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  • What You Should Expect From Your Home Inspector

    While home inspection requirements vary from state to state, but the American Society of Home Inspectors (ASHI) has a Standards of Practice page that outlines minimum and uniform standards that you should expect from an inspection. They include the following:

    • Structural elements: Construction of visible foundation, evidence of sagging or bowing of the structure, and window alignment
    • Safety: Operating fire and carbon monoxide alarms, fire sprinklers, condition of stairs, hand and guardrails, and garage door openers.
    • Grounds: Leaks from septic tank, proper drainage, and condition of the house’s driveways, fences, and sidewalks
    • Roof: Condition of shingles, any repairs/patches to flat roofs, clear vents, damage to chimneys, and properly working gutters
    • Exterior surfaces: Correct clearance between ground and siding material, condition of exterior paint or siding, and properly working lights and electrical outlets
    • Attic: Sufficient insulation, proper ventilation, and any sign of leaking or water damage
    • Interior plumbing: No damaged or leaking pipes, proper hot water temperature, as well as functioning toilets, sinks, bathtubs, and showers
    • Electrical system: Up-to-code condition and type of visible wiring, and proper function of circuit breakers, outlets, light fixtures, and fans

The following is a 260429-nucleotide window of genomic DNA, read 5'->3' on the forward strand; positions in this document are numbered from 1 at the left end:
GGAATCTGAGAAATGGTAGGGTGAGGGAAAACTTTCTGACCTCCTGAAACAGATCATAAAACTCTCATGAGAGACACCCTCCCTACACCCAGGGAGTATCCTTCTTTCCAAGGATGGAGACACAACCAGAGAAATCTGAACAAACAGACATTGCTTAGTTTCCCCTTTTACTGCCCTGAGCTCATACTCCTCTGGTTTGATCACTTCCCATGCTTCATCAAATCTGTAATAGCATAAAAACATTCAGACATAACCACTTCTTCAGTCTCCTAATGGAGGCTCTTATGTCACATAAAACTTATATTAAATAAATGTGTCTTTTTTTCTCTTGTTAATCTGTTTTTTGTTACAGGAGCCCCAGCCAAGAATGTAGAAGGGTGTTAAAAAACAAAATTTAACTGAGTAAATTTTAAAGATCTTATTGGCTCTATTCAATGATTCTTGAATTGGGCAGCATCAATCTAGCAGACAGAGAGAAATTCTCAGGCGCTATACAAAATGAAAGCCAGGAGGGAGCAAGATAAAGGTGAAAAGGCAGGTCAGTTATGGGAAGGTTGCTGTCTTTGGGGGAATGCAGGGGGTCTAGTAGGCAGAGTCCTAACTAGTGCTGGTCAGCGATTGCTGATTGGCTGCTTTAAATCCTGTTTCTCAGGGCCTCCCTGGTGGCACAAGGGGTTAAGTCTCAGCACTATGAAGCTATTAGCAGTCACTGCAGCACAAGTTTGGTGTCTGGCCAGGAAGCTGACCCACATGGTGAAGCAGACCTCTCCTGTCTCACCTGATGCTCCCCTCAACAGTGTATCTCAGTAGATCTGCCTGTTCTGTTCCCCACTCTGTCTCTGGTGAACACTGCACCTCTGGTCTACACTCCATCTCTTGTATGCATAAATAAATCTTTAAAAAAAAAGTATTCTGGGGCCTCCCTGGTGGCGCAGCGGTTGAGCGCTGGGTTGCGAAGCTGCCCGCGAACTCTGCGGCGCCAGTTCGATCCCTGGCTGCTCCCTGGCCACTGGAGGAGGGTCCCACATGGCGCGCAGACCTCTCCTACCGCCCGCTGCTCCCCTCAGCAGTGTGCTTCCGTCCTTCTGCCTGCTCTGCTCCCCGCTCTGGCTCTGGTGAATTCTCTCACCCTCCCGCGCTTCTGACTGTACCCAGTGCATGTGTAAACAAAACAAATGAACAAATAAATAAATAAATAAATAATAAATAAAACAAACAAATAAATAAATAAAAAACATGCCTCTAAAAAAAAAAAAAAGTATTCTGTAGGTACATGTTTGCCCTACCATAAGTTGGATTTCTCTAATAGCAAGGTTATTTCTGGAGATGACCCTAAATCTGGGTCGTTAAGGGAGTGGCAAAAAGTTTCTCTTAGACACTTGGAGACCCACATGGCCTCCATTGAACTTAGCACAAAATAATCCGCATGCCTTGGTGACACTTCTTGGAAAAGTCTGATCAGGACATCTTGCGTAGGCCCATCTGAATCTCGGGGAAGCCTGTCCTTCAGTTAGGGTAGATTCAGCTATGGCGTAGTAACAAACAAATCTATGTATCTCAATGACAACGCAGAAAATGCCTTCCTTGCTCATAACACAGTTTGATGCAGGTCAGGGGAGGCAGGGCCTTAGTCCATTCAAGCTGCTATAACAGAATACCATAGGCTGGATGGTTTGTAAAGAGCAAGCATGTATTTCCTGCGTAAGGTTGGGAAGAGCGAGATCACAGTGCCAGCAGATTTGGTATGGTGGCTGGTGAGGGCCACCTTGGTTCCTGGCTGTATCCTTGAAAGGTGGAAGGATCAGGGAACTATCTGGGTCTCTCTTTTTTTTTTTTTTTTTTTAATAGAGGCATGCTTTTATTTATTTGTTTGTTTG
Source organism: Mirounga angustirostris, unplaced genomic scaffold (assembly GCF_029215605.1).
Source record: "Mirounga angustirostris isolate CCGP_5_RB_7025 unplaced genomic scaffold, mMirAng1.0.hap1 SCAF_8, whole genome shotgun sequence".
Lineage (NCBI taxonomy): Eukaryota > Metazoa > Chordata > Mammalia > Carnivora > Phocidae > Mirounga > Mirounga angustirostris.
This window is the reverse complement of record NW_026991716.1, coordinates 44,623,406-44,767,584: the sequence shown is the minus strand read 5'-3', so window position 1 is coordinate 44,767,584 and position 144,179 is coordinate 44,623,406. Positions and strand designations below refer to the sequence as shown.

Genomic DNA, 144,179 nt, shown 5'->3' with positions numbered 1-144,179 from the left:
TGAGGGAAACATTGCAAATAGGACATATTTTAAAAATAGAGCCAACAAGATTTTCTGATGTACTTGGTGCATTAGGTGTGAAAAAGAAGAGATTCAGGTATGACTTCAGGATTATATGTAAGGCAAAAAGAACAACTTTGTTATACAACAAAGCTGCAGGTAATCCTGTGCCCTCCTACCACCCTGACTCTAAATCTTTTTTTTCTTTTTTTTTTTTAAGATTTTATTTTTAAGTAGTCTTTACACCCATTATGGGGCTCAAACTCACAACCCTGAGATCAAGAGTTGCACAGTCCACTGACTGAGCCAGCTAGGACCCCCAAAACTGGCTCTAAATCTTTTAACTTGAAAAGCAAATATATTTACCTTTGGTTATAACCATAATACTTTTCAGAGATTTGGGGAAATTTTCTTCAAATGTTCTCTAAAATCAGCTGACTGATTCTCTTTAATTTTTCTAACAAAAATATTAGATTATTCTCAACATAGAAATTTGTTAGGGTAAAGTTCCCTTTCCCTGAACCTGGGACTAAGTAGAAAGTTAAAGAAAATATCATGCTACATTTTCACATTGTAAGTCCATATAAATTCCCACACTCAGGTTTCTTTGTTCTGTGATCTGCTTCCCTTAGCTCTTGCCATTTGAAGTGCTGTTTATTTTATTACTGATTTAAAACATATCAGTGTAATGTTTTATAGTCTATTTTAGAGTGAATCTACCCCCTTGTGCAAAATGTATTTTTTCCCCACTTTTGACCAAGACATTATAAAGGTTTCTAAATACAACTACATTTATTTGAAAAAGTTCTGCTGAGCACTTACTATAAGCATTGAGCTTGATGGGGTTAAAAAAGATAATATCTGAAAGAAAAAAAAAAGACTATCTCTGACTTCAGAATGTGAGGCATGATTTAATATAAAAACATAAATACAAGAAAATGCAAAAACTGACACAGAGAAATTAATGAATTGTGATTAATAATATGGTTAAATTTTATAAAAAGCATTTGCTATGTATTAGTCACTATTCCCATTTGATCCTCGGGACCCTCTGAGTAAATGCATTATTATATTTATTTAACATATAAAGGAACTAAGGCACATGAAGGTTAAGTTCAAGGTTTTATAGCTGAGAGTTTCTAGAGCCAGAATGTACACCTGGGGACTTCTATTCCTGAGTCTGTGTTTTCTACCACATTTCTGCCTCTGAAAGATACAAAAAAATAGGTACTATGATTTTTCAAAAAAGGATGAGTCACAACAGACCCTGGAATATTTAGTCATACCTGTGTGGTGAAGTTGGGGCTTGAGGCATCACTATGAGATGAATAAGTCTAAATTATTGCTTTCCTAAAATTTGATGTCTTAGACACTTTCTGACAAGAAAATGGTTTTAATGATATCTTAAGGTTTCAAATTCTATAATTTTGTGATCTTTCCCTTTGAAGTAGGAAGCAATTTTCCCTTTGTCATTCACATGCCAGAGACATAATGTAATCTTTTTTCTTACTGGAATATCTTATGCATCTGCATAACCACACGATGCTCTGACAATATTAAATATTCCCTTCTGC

• Appliances: Proper function of stove, dishwasher, refrigerator, microwave, washer and dryer, and all other appliances
    • Heating and cooling systems: Condition of furnace, air conditioning (temperature permitting), water heater, chimney, and fireplace
    • Basement: Solid foundation, walls, and floors, with no signs of water intrusion or damage
    • Garage: Solid foundation, windows, ceiling, framing, and roof; working garage door opener; up-to-code electrical system; and proper function of outlets

    What Home Inspectors Typically Will Not Inspect
    While home inspections vary from state to state and from company to company, here are areas that are not typically covered by your home inspection. If you feel you have questions or concerns about any of these areas below, consider hiring an expert in those fields to come to the house and have a formal evaluation completed by a certified specialist:

    • Pest control (Keep in mind that General Home Inspection does perform a pest inspection service for an additional charge)
    • Radon gas (Keep in mind that General Home Inspection does perform a radon inspection service for an additional charge)

    Like other home inspectors, we do not test for the following:

    • Lead paint
    • Swimming pools
    • Toxic mold
    • Asbestos

    First, make sure you are 100% comfortable with your choice of your home inspector. They can help you inspect and avoid major issues in your home buying process. It’s a great idea to interview candidates over the phone and/or in person before making a decision. That’s when you learn about their experiences, training and areas of expertise. In some areas, home inspectors are affiliated with the state real estate commission and must be licensed and comply with state regulations and procedures. In addition, get references from prior clients, and seek out testimonials from previous clients as well. Not sure where to find a qualified home inspector in your area? Talk to your realty professional; they frequently work with local home inspectors and know exactly which ones to recommend for you. Ask around, your neighbors, your family, your friends, many of them may have used a home inspector in the past and know who they like and trust well. And if nothing else, look online for accredited affiliations, like ASHI, the American Society of Home Inspectors or the National Institute of Building Inspectors. They have a list of certified home inspectors for your area, who are already members of one of these two associations.